Mother and fetus merge so thoroughly that all embryos appear female for the first six weeks in the womb. A shock occurs there when a rapid release of hormones causes a male fetus to grow. (For the rest of his life, shocks will tend to precede and accompany meaningful changes. This is the biological precursor to the process of initiation, and the reason why culture must meet it with ritual.) This connection will affect all subsequent relationships. She lives on in the memorial rooms of the soul as the happiness and fear of childhood, family, home, and the earliest desires and pain. She is like a dominant chord, a permanent stain, the warp of the carpet structuring us as we are.
As original ground of soul, she is also final ground, burial ground in symbolisms worldwide. She goes on triumphant as her sons and her heroes fall. And so we bring fear to her, respect and deep mourning. The great size of these emotions finds its equivalence in the figure of the Great Mother, all those goddesses, stepmothers and witches who mother a man with care and advice, all the while threatening to smother his free spirit. Perhaps she wants him to remain a child. Crudely or delicately, she cannot help touching in some way upon the son’s masculinity. You may want to read my series on Mexico’s Mother Goddess.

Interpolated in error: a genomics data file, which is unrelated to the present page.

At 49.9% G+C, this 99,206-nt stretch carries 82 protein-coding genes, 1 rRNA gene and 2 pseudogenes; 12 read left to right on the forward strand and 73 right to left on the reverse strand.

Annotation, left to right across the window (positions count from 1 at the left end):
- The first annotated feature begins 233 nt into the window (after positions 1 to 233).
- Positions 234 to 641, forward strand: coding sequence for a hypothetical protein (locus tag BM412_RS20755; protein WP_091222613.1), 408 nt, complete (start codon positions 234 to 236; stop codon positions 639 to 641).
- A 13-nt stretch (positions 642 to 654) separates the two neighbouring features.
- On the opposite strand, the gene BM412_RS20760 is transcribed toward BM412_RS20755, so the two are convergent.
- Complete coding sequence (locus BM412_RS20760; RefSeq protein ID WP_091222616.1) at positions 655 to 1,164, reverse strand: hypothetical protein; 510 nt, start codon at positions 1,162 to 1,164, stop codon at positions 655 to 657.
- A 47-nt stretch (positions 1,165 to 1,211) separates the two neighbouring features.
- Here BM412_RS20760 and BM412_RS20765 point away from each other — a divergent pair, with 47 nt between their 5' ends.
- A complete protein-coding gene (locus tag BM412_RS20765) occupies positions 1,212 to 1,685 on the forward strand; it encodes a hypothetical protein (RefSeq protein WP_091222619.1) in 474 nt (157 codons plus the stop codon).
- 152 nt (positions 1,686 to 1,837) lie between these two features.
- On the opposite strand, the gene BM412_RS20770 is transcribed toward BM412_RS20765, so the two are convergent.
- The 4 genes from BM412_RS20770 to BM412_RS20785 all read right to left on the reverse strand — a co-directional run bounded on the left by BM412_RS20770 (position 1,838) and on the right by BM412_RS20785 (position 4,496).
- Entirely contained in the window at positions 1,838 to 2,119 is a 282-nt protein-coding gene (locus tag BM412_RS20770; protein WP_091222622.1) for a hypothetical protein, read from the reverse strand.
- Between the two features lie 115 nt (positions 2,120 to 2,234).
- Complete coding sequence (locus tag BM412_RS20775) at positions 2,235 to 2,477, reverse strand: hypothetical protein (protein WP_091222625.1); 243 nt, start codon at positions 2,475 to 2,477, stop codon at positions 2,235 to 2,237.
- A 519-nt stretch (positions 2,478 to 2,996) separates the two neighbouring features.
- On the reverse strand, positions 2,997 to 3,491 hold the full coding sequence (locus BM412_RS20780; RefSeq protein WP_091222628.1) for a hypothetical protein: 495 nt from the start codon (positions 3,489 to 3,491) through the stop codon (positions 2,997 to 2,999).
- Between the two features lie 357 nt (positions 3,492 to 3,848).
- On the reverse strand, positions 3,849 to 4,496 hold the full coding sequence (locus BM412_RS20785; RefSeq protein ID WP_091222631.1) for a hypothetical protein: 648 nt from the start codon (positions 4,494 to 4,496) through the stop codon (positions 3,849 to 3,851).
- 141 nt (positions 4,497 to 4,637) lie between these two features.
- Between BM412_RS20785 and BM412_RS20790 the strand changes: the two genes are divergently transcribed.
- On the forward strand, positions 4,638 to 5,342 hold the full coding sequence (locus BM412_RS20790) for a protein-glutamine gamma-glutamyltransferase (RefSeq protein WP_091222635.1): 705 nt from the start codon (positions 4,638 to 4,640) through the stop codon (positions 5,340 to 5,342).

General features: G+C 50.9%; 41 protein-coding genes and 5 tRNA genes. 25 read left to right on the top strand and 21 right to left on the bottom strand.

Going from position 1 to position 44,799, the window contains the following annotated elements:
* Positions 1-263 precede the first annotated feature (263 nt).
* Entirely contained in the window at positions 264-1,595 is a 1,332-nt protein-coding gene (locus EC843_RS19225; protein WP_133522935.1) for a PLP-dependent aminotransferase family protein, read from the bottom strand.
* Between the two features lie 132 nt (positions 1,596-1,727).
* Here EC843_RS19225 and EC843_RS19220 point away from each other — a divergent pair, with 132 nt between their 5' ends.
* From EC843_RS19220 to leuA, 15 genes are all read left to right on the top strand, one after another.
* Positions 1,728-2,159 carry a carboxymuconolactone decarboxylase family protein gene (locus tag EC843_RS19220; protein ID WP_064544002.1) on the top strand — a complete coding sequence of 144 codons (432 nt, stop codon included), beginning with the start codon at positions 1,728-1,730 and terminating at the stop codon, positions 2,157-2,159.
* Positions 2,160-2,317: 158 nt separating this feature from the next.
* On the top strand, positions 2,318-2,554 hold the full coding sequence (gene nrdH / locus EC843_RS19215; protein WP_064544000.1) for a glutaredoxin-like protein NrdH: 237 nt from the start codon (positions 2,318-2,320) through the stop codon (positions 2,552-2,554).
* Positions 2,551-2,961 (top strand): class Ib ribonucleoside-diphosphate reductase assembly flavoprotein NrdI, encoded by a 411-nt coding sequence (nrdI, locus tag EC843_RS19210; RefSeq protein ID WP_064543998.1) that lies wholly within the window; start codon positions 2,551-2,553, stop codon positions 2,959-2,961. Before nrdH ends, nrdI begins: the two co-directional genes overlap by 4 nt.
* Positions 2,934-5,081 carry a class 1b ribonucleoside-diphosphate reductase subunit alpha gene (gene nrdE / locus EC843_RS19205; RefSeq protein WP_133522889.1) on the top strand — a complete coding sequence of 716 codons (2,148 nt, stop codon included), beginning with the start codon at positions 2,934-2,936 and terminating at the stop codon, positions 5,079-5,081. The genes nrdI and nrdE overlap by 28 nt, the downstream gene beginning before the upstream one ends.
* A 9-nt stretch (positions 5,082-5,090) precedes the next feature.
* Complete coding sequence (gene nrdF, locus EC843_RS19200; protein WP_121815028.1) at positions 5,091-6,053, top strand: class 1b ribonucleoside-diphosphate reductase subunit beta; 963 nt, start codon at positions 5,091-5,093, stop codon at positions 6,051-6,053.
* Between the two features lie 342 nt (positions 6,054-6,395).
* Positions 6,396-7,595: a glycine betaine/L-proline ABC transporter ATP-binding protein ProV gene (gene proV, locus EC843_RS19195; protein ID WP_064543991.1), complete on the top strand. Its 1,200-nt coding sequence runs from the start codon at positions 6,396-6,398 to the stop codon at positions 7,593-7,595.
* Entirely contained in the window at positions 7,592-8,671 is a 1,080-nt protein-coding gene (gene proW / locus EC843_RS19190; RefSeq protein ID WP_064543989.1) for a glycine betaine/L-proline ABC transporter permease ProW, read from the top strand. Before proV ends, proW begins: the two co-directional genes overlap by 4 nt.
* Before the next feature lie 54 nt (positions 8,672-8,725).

Jung speaks of the “loving and terrible mother” who brings cherishing and nourishing kindness, orgiastic emotionality, and the depths of death and the underworld. The bad mother archetype may connote what devours, seduces – or poisons.
He introduced the concept of individuation, but from what or whom does the ego emerge, other than from her? And what of the mythologies that give us heroes – role models – of men who can only know who they are when they no longer feel enmeshed in the world of the feminine?
She is “lovingly tender yet cruel like fate.” As the narcissistic mother, she holds on and smothers, consuming a child’s feelings, turning him into a surrogate mate or making everything about her. “I only hope,” she may say, “that your children give you as much heartache as you’ve given me!”
Does that sound too literal? One of the effects of such mothering (or at least the selective memory of such mothering) is his inability to distinguish the literal from the symbolic. Was that a memory of her voice, or something he has imagined? Does it matter? What is real?
The term mother complex refers to the emotional memories distilled into our most intimate habits of feeling to which we cling as if for survival. Here, the archetypal Great Mother overlaps with and gets confused with the human mother as she was experienced by her child. This is all mother memory ruling a man’s life. She is the continuity of patterns we have lived with for so long that we have become them, thereby living in the ground of her body, still. My likes, dislikes and addictions seem so secretly mine yet attest to my origins in her. But let’s be very clear about this: We are not blaming actual, individual human mothers here. We are talking about the mother complex.
Again: We are not blaming actual, individual human mothers here. We are talking about the mother complex.
Jung says that the mother experience is archetypal, yet it is so intensely personal that we all “load that enormous burden of meaning, responsibility, duty, heaven and hell, on to the shoulders of one frail and fallible human being…who was our mother.”